"We made these demands to ensure the security of our borders and airspace as well as human security, as the largest refugee wave since World War II had emerged in the region. Largely abandoned, our country dealt with all those crises by itself and paid a high price during that effort. Ironically, any steps taken under the NATO umbrella would have prepared the alliance for future conflicts and crises at its borders.

The new state of affairs, which emerged out of the war in Ukraine, proves that Türkiye’s expectations and calls were accurate. Certain member states, which suddenly appreciated Türkiye’s geopolitical positioning as that conflict caused widespread disruption, saw that our nation had been right to take certain steps in the past. Türkiye was right to ask NATO members to prepare for coming geopolitical challenges, and, in spite of those who argued that NATO was irrelevant, Türkiye was absolutely right to state that the organisation would be increasingly important.

As all NATO allies accept Türkiye’s critical importance to the alliance, it is unfortunate that some members fail fully to appreciate certain threats to our country. Türkiye maintains that the admission of Sweden and Finland entails risks for its own security and the organisation’s future. We have every right to expect those countries, which will expect NATO’s second-largest army to come to their defence under Article 5, to prevent the recruitment, fundraising and propaganda activities of the PKK, which the European Union and America consider a terrorist entity."

Stressing that Türkiye wanted the candidate countries to curb the activities of all terrorist organisations and extradite the members of these organisations, President Erdoğan said, “We provided clear evidence to the authorities in these countries and waited for action from them. Also, Türkiye wants these countries to support the anti-terror operations of NATO members. Terrorism is a threat for all members, and the candidate countries should recognise this reality before joining. Unless they take necessary steps, Türkiye will not change its position on this issue.”

“It is a decisive step taken on behalf of all nations that have been targeted by terrorist organisations”

“Türkiye stresses that all forms of arms embargo—such as the one Sweden has imposed on my country—are incompatible with the spirit of military partnership under the NATO umbrella,” President Erdoğan said and added:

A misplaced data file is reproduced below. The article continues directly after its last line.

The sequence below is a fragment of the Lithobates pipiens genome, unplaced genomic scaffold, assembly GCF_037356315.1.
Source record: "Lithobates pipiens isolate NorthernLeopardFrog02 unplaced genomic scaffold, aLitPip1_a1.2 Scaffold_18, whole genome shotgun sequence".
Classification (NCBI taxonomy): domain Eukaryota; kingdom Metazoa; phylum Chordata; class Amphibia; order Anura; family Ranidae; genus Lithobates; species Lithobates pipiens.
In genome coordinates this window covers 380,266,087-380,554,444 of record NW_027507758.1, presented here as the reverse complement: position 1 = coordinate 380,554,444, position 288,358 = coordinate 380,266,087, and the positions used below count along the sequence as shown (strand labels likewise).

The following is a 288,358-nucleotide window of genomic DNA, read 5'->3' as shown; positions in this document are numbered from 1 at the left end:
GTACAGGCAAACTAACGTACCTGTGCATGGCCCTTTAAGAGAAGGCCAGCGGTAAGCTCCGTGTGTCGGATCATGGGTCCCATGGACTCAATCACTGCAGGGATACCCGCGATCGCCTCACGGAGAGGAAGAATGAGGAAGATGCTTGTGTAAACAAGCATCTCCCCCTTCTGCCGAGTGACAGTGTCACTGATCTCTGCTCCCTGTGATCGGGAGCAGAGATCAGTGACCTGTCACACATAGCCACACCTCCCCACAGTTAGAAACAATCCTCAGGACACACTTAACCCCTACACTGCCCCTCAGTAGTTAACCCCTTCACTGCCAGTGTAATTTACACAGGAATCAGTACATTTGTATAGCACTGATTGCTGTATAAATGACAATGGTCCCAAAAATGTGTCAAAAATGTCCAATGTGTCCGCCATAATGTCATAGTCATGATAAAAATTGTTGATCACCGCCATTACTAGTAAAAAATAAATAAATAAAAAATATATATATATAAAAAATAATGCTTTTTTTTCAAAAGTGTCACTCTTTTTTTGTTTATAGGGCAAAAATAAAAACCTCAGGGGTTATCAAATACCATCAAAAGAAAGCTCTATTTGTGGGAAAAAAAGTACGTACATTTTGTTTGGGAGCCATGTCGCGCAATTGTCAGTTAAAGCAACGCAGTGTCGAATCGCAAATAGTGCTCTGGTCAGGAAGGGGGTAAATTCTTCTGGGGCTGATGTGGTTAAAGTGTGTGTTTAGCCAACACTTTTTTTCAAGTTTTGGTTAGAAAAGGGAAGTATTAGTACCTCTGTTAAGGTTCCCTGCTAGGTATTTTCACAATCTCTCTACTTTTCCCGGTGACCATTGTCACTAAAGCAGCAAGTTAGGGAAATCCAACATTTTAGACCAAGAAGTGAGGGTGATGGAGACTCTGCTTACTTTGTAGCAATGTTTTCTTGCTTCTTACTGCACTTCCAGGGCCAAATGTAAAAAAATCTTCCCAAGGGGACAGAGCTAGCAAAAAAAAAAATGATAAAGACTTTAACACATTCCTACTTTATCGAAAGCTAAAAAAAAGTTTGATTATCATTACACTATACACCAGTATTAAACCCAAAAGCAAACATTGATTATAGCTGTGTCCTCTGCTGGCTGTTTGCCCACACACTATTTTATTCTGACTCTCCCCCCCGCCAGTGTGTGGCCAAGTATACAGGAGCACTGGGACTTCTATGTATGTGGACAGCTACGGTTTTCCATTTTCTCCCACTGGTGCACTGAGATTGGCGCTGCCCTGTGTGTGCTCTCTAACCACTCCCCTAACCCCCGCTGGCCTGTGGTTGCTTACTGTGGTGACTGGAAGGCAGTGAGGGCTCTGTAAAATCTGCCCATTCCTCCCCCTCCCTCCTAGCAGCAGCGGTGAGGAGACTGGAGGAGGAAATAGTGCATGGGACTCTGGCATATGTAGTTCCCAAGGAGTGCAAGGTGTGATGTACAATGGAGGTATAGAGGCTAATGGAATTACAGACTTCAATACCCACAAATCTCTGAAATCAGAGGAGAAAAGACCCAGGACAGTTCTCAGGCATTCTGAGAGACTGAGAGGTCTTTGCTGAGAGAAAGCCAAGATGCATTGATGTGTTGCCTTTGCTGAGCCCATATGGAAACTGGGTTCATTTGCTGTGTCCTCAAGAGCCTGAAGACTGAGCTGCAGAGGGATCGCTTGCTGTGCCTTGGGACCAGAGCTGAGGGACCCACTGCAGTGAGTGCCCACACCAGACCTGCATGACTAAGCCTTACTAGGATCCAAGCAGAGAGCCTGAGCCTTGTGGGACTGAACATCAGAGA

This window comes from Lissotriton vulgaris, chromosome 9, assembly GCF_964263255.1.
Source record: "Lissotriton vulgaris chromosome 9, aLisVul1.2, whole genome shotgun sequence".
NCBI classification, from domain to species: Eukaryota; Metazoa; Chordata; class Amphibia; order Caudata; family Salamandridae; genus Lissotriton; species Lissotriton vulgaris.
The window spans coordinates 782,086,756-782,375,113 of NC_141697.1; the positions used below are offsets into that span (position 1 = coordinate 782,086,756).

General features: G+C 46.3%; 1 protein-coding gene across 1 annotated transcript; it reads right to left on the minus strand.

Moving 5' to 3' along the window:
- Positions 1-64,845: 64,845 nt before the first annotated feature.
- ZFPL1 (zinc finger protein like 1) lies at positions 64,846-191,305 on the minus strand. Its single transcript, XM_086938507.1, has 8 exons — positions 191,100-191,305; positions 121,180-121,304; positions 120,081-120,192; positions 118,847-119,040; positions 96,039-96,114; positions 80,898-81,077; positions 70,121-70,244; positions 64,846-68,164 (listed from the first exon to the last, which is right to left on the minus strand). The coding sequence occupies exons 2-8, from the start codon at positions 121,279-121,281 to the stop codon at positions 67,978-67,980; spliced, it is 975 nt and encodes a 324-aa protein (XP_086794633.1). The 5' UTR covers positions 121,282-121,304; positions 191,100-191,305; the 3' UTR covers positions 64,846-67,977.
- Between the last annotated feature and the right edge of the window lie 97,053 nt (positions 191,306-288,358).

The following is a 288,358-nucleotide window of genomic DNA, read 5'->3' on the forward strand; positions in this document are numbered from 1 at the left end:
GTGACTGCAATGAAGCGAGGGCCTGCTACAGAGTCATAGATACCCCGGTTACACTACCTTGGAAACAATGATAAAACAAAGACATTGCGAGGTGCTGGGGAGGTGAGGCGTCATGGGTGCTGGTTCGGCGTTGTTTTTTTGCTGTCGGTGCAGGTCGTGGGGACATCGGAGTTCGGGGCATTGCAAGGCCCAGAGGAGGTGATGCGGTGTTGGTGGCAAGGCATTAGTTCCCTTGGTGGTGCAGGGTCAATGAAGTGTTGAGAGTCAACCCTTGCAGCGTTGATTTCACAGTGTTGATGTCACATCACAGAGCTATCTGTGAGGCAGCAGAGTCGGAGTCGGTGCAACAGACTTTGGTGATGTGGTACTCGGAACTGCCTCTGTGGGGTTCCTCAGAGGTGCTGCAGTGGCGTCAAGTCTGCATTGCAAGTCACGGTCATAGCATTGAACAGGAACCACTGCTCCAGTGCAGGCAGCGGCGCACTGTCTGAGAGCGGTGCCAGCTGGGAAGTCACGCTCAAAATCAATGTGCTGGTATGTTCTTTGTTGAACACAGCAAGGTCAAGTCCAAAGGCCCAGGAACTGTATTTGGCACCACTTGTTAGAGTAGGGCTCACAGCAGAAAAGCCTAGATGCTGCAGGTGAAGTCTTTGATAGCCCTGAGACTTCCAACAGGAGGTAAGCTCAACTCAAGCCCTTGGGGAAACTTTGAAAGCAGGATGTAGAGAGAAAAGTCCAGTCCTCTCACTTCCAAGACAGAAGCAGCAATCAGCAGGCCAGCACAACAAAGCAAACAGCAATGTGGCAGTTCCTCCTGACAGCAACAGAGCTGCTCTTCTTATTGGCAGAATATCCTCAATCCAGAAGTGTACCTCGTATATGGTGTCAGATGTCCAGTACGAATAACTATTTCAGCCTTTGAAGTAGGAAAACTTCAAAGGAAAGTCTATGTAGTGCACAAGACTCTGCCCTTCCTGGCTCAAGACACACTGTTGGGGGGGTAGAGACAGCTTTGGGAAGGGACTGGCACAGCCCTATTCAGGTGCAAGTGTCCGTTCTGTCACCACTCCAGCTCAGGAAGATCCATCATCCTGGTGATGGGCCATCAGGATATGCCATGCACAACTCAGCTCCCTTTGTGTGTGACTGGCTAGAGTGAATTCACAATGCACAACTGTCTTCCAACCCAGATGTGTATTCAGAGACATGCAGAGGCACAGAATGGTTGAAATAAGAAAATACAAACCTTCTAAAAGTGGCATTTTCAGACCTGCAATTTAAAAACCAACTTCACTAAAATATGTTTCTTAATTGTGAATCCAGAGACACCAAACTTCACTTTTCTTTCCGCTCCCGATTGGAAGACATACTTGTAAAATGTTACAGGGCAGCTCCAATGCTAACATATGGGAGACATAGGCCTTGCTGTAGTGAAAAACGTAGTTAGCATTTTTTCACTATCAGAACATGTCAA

“Such restrictions not only undermine our national security but also damage NATO’s own identity. Sweden and Finland’s uncompromising insistence on joining the alliance has added an unnecessary item to NATO’s agenda. Türkiye’s objection to the admission of Sweden and Finland represents a decisive step taken on behalf of all nations that have been targeted by terrorist organisations to date. At the end of the day, terrorism has no religion, nation or colour. That each member state decisively stands up to any organisation that aims to harm the civilian population is one of NATO’s core aims. No country enjoys any privilege in that regard.”

President Erdoğan emphasised that when it comes to solving problems and promoting global peace and security, there may not always be shortcuts, yet the path to success could be shortened by taking bold and necessary steps along the way.

“There is no authority in Ankara that can be told what to do”

Stating that where Sweden and Finland stand on the national security concerns and considerations of other countries, with which they would like to be allies, will determine to what extent Türkiye would like to be allies with those states, President Erdoğan added:

“The ignorance and obtrusiveness of those who dare to question the relationship between Türkiye, which has adopted a positive and constructive approach regarding the alliance’s expansion in the past, and NATO does not change our stance. Our country, which is open to all forms of diplomacy and dialogue, strongly recommends that such focus be directed instead to persuade the candidates to change their positions. There is no authority in Ankara that can be told what to do by any country that is unwilling to fight terrorism. We believe that the reputation and the credibility of the alliance will be at risk if NATO members follow double standards in regard to the fight against terrorism.”